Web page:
I’m trying to catch up on my Back-to-the-Classics Challenge. Last year, for my translated classic, I read Lost Illusions by Honore de Balzac. I absolutely loved it. Balzac is one of those writers who reminds you why truly great literature endures. Still, I had another of his novels sitting on my shelf and it took me another challenge to start turning the pages. This time, I read Pere Goriot, choosing it for my 19th century classic. (And checking off another TBR pile selection as well.)
Like Lost Illusions, Pere Goriot is a story of the corruption of Parisian society, as well as an illustration of the various evils of human nature. The main protagonist is Eugene de Rastignac, but equally important are the title character, old Goriot, and a mysterious man named Vautrin.
His eye first lights on a baroness who happens to be Goriot’s daughter. Inadvertently, he offends her by mentioning that he knows Goriot. He learns later that Goriot was once a fabulously successful grain merchant. Upon the death of his wife, he poured all his attention, affection, and wealth upon his two daughters. He saw them married well (or so he thought). He continued to shower them with gifts. But very quickly, they shoved him aside, seeing him only when they wanted money. Goriot is now one of the most impoverished of the boarders living with Rastignac. Still, his daughters are his world, and he continues to sell his possessions to help them.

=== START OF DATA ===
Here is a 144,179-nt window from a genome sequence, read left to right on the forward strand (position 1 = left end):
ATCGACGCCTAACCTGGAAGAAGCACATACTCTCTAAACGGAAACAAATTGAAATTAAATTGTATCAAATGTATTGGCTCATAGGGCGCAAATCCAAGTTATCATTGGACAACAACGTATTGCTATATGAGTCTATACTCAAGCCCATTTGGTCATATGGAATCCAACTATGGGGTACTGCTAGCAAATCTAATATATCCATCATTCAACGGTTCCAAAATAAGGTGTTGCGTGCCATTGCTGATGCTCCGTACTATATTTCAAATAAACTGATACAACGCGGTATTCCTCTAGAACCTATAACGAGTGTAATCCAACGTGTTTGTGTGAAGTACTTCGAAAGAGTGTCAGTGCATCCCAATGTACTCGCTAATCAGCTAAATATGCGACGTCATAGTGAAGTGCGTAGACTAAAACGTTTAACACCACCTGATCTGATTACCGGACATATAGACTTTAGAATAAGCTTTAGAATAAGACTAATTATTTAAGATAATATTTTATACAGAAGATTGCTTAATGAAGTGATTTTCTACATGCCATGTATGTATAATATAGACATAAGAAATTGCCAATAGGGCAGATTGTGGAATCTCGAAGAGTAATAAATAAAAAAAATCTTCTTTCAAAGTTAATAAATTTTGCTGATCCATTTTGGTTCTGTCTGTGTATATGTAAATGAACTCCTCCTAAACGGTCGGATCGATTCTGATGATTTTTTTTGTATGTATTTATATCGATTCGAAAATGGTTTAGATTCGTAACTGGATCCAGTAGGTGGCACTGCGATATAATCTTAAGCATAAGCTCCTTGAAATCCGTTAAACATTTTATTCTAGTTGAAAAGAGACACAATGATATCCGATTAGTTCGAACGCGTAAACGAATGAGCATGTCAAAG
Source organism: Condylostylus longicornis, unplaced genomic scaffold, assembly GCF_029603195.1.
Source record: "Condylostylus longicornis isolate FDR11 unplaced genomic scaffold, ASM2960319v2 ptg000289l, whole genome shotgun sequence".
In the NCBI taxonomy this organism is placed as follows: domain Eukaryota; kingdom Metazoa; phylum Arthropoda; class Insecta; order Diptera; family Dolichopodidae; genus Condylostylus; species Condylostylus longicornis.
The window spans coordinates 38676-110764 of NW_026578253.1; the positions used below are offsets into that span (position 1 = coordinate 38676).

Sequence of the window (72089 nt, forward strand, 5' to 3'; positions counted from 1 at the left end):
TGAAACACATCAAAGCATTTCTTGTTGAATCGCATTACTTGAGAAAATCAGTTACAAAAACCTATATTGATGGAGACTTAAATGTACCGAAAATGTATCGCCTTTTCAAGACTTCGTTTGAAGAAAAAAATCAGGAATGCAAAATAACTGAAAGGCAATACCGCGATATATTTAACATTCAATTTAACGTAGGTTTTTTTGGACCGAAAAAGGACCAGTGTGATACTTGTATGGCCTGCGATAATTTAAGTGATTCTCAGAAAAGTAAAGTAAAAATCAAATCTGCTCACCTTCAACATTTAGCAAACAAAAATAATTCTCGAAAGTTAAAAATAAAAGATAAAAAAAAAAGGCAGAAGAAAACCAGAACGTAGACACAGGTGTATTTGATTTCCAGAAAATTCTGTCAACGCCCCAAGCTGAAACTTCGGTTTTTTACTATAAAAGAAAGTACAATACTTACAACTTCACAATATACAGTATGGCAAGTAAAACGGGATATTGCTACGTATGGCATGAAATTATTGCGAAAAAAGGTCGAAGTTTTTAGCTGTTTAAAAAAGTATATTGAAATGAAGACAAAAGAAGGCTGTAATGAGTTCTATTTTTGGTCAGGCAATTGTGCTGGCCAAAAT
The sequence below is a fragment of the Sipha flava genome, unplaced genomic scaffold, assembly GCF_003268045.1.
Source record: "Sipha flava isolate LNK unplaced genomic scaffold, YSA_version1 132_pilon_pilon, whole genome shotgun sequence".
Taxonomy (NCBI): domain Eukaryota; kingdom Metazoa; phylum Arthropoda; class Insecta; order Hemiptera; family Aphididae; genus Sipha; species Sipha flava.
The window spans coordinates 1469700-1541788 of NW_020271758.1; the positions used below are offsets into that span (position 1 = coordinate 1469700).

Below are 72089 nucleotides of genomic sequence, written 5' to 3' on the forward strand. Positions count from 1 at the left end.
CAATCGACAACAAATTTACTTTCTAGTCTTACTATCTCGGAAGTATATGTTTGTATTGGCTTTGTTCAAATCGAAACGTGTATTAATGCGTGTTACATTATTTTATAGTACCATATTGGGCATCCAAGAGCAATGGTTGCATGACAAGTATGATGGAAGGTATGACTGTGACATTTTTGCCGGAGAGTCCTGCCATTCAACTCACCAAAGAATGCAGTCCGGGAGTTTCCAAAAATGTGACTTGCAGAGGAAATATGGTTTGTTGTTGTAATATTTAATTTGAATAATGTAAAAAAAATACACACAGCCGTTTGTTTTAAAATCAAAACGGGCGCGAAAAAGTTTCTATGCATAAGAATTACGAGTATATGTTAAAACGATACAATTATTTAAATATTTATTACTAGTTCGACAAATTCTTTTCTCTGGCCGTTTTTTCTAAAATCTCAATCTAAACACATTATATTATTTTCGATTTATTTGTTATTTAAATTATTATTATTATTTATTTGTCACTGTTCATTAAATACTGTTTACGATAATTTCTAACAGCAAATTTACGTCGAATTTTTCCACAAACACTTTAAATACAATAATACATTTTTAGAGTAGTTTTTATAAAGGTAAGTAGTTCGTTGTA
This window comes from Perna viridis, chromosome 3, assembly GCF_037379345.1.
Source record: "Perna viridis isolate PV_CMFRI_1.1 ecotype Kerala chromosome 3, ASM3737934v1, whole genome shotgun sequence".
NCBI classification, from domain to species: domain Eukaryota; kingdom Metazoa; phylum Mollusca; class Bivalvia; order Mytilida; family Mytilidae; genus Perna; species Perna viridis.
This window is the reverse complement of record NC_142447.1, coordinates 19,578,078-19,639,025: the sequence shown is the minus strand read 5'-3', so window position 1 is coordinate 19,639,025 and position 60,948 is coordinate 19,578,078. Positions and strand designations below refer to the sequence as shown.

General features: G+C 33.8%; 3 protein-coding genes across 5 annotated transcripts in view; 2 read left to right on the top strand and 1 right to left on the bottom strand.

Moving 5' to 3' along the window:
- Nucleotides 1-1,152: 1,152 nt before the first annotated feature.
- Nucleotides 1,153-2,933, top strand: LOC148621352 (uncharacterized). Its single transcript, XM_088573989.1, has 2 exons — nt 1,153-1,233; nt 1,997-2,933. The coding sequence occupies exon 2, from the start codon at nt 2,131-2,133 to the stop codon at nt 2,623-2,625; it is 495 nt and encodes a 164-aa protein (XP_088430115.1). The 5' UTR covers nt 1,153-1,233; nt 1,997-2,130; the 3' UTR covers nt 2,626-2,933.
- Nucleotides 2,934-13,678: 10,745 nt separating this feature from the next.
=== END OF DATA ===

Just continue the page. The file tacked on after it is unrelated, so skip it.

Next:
Rastignac next meets the second daughter and falls in love with her. She is in the process of being abandoned by her lover, so it’s a good time for him to swoop in and pick up the pieces. Before long, the gossips of Paris have acknowledged them as a couple. The daughter pries more money from her father to set up a little garret for Rastignac so that he won’t have to live at the boarding house any longer. Goriot is thrilled, believing that he will be allowed a little room in the garret’s attic so he can be near his daughter.
Rastignac hesitates to take advantage of Goriot, but he does. He is appalled by the way the daughters treat their father, but he plays along, only softening the blow by occasionally lying and pretending the girls have been saying kind words about their father.
In the meantime, Vautrin, another boarder, has been insisting that Rastignac will never have enough money to succeed at the rate he is going. When he coldly plots it out for him, it’s pretty clear that Rastignac is in over his head. Vautrin has a plan to help, but it involves something Rastignac wants no part of. And yet, as his mistress slips deeper into debt, his own debts mount, and Goriot’s last reserves shrink to nothing, Rastignac begins to take steps toward giving in to Vautrin.
Pere Goriot is considered one of Balzac’s greatest novels. Rastignac’s transformation, his internal wrestling as his ambition erodes his morals, makes for some interesting but painful reading. Goriot’s devotion to his daughters, his selflessness, his willingness—even eagerness—to reduce his own circumstances to abject poverty so that they can live the lifestyles that are only digging themselves deeper into trouble is some sort of lesson, but I’m not sure what. (Women do not come off very well in this novel. But the men are not much better.) There are some extraordinarily insightful commentaries on society and some wonderful descriptions of people and settings that show just what a brilliant writer Balzac was. Overall I preferred Lost Illusions, which tackled some of the same themes but covered more ground. The plot was more complex so it seemed grander. But both books are well worth the read.